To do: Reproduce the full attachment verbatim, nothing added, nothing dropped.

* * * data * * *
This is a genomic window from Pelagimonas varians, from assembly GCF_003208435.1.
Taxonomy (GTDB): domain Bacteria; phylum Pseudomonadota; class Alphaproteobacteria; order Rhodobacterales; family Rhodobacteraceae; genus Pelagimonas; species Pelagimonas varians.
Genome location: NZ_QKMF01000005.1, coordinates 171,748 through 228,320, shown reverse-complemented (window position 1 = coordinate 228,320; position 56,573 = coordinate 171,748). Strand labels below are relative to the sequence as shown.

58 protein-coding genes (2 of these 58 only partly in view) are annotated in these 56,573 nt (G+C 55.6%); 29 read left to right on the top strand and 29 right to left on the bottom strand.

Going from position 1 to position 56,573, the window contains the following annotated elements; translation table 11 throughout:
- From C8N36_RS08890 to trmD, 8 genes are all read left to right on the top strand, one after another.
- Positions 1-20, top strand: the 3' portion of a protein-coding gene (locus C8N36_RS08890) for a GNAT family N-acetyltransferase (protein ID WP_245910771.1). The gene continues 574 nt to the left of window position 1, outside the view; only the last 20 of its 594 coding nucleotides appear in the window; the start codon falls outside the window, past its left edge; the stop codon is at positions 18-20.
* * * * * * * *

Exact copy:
This is a genomic window from Pelagimonas varians, from assembly GCF_003208435.1.
Taxonomy (GTDB): domain Bacteria; phylum Pseudomonadota; class Alphaproteobacteria; order Rhodobacterales; family Rhodobacteraceae; genus Pelagimonas; species Pelagimonas varians.
Genome location: NZ_QKMF01000005.1, coordinates 171,748 through 228,320, shown reverse-complemented (window position 1 = coordinate 228,320; position 56,573 = coordinate 171,748). Strand labels below are relative to the sequence as shown.

58 protein-coding genes (2 of these 58 only partly in view) are annotated in these 56,573 nt (G+C 55.6%); 29 read left to right on the top strand and 29 right to left on the bottom strand.

Going from position 1 to position 56,573, the window contains the following annotated elements; translation table 11 throughout:
- From C8N36_RS08890 to trmD, 8 genes are all read left to right on the top strand, one after another.
- Positions 1-20, top strand: the 3' portion of a protein-coding gene (locus C8N36_RS08890) for a GNAT family N-acetyltransferase (protein ID WP_245910771.1). The gene continues 574 nt to the left of window position 1, outside the view; only the last 20 of its 594 coding nucleotides appear in the window; the start codon falls outside the window, past its left edge; the stop codon is at positions 18-20.